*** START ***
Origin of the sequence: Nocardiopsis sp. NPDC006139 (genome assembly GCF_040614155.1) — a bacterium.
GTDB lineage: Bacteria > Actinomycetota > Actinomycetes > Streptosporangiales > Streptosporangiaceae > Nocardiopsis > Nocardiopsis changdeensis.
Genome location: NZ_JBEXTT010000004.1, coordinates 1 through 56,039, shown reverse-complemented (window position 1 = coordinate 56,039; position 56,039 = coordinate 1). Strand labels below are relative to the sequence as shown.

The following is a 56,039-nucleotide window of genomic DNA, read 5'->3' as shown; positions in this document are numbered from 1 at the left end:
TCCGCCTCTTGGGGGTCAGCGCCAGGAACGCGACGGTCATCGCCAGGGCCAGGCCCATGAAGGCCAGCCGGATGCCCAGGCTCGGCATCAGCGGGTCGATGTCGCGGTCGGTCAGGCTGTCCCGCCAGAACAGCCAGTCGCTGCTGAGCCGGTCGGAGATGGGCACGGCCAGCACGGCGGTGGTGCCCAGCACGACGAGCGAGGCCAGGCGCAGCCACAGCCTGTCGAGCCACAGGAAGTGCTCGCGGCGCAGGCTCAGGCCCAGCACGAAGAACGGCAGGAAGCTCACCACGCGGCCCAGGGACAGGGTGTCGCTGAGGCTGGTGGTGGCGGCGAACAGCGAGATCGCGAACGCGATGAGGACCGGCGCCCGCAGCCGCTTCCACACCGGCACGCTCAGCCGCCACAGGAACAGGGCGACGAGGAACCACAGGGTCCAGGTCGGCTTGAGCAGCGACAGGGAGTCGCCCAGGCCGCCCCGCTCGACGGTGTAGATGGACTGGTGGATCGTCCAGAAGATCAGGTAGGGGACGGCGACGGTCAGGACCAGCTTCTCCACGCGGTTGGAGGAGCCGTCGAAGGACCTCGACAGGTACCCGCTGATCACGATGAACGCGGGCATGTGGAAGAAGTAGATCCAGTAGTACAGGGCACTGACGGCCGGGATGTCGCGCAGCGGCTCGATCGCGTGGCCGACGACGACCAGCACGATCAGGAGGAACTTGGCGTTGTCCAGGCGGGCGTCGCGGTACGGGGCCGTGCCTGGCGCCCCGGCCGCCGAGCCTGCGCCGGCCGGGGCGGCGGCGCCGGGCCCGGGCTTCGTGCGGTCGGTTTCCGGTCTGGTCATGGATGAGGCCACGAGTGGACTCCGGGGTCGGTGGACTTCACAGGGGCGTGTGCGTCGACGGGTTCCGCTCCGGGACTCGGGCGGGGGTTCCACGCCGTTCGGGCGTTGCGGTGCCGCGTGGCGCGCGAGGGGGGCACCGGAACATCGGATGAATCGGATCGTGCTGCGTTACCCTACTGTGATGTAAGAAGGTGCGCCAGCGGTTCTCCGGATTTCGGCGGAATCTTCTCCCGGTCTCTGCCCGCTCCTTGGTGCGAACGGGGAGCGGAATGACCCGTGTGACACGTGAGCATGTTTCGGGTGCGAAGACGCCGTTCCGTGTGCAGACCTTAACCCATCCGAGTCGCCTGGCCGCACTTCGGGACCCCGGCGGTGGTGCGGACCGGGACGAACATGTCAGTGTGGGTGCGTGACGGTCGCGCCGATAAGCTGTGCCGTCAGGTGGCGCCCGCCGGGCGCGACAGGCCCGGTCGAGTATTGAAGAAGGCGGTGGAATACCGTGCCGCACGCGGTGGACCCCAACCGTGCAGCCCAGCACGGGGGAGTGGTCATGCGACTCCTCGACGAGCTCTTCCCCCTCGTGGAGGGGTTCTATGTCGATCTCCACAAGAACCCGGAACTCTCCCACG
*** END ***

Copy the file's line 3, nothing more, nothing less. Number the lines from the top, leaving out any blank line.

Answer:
Genome location: NZ_JBEXTT010000004.1, coordinates 1 through 56,039, shown reverse-complemented (window position 1 = coordinate 56,039; position 56,039 = coordinate 1). Strand labels below are relative to the sequence as shown.